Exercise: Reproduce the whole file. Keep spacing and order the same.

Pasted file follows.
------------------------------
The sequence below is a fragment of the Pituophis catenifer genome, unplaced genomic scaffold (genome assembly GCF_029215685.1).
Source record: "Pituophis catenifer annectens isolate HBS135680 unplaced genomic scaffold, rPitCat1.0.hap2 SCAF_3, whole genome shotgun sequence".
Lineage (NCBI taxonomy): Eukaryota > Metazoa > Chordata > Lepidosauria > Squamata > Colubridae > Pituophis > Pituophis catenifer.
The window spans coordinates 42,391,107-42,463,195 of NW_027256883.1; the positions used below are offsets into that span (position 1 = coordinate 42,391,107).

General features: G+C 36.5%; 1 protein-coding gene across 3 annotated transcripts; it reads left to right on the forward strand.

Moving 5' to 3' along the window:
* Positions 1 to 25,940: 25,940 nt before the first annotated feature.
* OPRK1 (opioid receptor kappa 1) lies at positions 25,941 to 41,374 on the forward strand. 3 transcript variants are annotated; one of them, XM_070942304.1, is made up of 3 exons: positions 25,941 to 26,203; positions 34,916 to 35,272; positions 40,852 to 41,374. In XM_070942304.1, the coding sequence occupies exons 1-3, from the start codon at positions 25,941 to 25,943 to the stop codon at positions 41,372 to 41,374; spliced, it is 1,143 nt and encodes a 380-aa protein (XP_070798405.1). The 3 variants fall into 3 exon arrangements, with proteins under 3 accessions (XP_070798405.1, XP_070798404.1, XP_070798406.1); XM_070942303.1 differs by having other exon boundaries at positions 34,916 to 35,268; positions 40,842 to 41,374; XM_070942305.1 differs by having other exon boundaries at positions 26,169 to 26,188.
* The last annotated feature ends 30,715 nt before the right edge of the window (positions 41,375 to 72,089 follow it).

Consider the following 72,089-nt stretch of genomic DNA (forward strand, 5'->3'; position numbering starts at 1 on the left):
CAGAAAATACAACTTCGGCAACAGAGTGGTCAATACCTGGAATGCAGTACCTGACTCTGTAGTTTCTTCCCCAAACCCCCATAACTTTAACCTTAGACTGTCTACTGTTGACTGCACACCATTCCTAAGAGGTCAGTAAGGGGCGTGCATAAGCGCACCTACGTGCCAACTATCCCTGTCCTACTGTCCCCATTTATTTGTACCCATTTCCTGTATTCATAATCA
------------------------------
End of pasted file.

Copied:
The sequence below is a fragment of the Pituophis catenifer genome, unplaced genomic scaffold (genome assembly GCF_029215685.1).
Source record: "Pituophis catenifer annectens isolate HBS135680 unplaced genomic scaffold, rPitCat1.0.hap2 SCAF_3, whole genome shotgun sequence".
Lineage (NCBI taxonomy): Eukaryota > Metazoa > Chordata > Lepidosauria > Squamata > Colubridae > Pituophis > Pituophis catenifer.
The window spans coordinates 42,391,107-42,463,195 of NW_027256883.1; the positions used below are offsets into that span (position 1 = coordinate 42,391,107).

General features: G+C 36.5%; 1 protein-coding gene across 3 annotated transcripts; it reads left to right on the forward strand.

Moving 5' to 3' along the window:
* Positions 1 to 25,940: 25,940 nt before the first annotated feature.
* OPRK1 (opioid receptor kappa 1) lies at positions 25,941 to 41,374 on the forward strand. 3 transcript variants are annotated; one of them, XM_070942304.1, is made up of 3 exons: positions 25,941 to 26,203; positions 34,916 to 35,272; positions 40,852 to 41,374. In XM_070942304.1, the coding sequence occupies exons 1-3, from the start codon at positions 25,941 to 25,943 to the stop codon at positions 41,372 to 41,374; spliced, it is 1,143 nt and encodes a 380-aa protein (XP_070798405.1). The 3 variants fall into 3 exon arrangements, with proteins under 3 accessions (XP_070798405.1, XP_070798404.1, XP_070798406.1); XM_070942303.1 differs by having other exon boundaries at positions 34,916 to 35,268; positions 40,842 to 41,374; XM_070942305.1 differs by having other exon boundaries at positions 26,169 to 26,188.
* The last annotated feature ends 30,715 nt before the right edge of the window (positions 41,375 to 72,089 follow it).

Consider the following 72,089-nt stretch of genomic DNA (forward strand, 5'->3'; position numbering starts at 1 on the left):
CAGAAAATACAACTTCGGCAACAGAGTGGTCAATACCTGGAATGCAGTACCTGACTCTGTAGTTTCTTCCCCAAACCCCCATAACTTTAACCTTAGACTGTCTACTGTTGACTGCACACCATTCCTAAGAGGTCAGTAAGGGGCGTGCATAAGCGCACCTACGTGCCAACTATCCCTGTCCTACTGTCCCCATTTATTTGTACCCATTTCCTGTATTCATAATCA